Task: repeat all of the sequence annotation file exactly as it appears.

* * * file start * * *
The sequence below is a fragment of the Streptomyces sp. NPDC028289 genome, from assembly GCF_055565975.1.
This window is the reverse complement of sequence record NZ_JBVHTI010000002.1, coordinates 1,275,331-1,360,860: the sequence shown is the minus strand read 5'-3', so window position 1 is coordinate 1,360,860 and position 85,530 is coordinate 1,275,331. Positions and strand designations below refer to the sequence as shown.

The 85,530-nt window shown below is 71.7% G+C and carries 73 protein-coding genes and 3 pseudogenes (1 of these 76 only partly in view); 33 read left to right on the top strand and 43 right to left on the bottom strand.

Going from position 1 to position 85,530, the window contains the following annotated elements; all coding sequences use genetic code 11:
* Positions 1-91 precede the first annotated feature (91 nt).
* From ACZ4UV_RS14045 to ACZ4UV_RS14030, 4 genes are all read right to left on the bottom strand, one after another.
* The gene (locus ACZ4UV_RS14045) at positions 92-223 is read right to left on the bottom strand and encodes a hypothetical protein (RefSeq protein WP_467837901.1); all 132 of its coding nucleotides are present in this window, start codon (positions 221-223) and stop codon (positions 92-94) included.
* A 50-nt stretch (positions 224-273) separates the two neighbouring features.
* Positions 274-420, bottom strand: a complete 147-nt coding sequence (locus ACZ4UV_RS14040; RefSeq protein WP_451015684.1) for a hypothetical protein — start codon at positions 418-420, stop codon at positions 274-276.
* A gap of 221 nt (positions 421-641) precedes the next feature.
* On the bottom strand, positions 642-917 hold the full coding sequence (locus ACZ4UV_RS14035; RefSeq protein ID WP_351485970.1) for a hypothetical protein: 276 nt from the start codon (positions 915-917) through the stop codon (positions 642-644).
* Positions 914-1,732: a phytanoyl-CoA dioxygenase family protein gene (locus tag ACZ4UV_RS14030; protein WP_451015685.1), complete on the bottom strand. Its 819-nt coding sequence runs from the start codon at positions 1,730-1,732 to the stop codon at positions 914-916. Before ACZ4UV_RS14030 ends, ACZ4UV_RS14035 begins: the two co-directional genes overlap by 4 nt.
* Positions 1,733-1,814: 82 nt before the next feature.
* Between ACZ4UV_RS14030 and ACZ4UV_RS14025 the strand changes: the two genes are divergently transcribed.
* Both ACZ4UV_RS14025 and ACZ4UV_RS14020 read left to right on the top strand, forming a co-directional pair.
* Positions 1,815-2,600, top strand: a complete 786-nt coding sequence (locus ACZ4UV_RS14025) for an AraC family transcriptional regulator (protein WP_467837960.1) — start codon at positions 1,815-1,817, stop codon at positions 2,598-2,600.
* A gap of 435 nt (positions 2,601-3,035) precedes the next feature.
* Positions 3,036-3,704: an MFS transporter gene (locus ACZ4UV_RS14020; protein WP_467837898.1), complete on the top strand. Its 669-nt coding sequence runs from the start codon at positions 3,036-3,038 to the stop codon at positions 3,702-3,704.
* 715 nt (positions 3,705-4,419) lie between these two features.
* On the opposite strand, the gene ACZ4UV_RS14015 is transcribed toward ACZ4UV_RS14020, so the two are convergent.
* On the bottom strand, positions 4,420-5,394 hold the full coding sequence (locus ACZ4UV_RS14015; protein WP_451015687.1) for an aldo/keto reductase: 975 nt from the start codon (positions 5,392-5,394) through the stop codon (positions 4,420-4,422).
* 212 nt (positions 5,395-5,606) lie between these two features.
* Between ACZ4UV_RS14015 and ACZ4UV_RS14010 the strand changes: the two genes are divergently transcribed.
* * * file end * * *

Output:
The sequence below is a fragment of the Streptomyces sp. NPDC028289 genome, from assembly GCF_055565975.1.
This window is the reverse complement of sequence record NZ_JBVHTI010000002.1, coordinates 1,275,331-1,360,860: the sequence shown is the minus strand read 5'-3', so window position 1 is coordinate 1,360,860 and position 85,530 is coordinate 1,275,331. Positions and strand designations below refer to the sequence as shown.

The 85,530-nt window shown below is 71.7% G+C and carries 73 protein-coding genes and 3 pseudogenes (1 of these 76 only partly in view); 33 read left to right on the top strand and 43 right to left on the bottom strand.

Going from position 1 to position 85,530, the window contains the following annotated elements; all coding sequences use genetic code 11:
* Positions 1-91 precede the first annotated feature (91 nt).
* From ACZ4UV_RS14045 to ACZ4UV_RS14030, 4 genes are all read right to left on the bottom strand, one after another.
* The gene (locus ACZ4UV_RS14045) at positions 92-223 is read right to left on the bottom strand and encodes a hypothetical protein (RefSeq protein WP_467837901.1); all 132 of its coding nucleotides are present in this window, start codon (positions 221-223) and stop codon (positions 92-94) included.
* A 50-nt stretch (positions 224-273) separates the two neighbouring features.
* Positions 274-420, bottom strand: a complete 147-nt coding sequence (locus ACZ4UV_RS14040; RefSeq protein WP_451015684.1) for a hypothetical protein — start codon at positions 418-420, stop codon at positions 274-276.
* A gap of 221 nt (positions 421-641) precedes the next feature.
* On the bottom strand, positions 642-917 hold the full coding sequence (locus ACZ4UV_RS14035; RefSeq protein ID WP_351485970.1) for a hypothetical protein: 276 nt from the start codon (positions 915-917) through the stop codon (positions 642-644).
* Positions 914-1,732: a phytanoyl-CoA dioxygenase family protein gene (locus tag ACZ4UV_RS14030; protein WP_451015685.1), complete on the bottom strand. Its 819-nt coding sequence runs from the start codon at positions 1,730-1,732 to the stop codon at positions 914-916. Before ACZ4UV_RS14030 ends, ACZ4UV_RS14035 begins: the two co-directional genes overlap by 4 nt.
* Positions 1,733-1,814: 82 nt before the next feature.
* Between ACZ4UV_RS14030 and ACZ4UV_RS14025 the strand changes: the two genes are divergently transcribed.
* Both ACZ4UV_RS14025 and ACZ4UV_RS14020 read left to right on the top strand, forming a co-directional pair.
* Positions 1,815-2,600, top strand: a complete 786-nt coding sequence (locus ACZ4UV_RS14025) for an AraC family transcriptional regulator (protein WP_467837960.1) — start codon at positions 1,815-1,817, stop codon at positions 2,598-2,600.
* A gap of 435 nt (positions 2,601-3,035) precedes the next feature.
* Positions 3,036-3,704: an MFS transporter gene (locus ACZ4UV_RS14020; protein WP_467837898.1), complete on the top strand. Its 669-nt coding sequence runs from the start codon at positions 3,036-3,038 to the stop codon at positions 3,702-3,704.
* 715 nt (positions 3,705-4,419) lie between these two features.
* On the opposite strand, the gene ACZ4UV_RS14015 is transcribed toward ACZ4UV_RS14020, so the two are convergent.
* On the bottom strand, positions 4,420-5,394 hold the full coding sequence (locus ACZ4UV_RS14015; protein WP_451015687.1) for an aldo/keto reductase: 975 nt from the start codon (positions 5,392-5,394) through the stop codon (positions 4,420-4,422).
* 212 nt (positions 5,395-5,606) lie between these two features.
* Between ACZ4UV_RS14015 and ACZ4UV_RS14010 the strand changes: the two genes are divergently transcribed.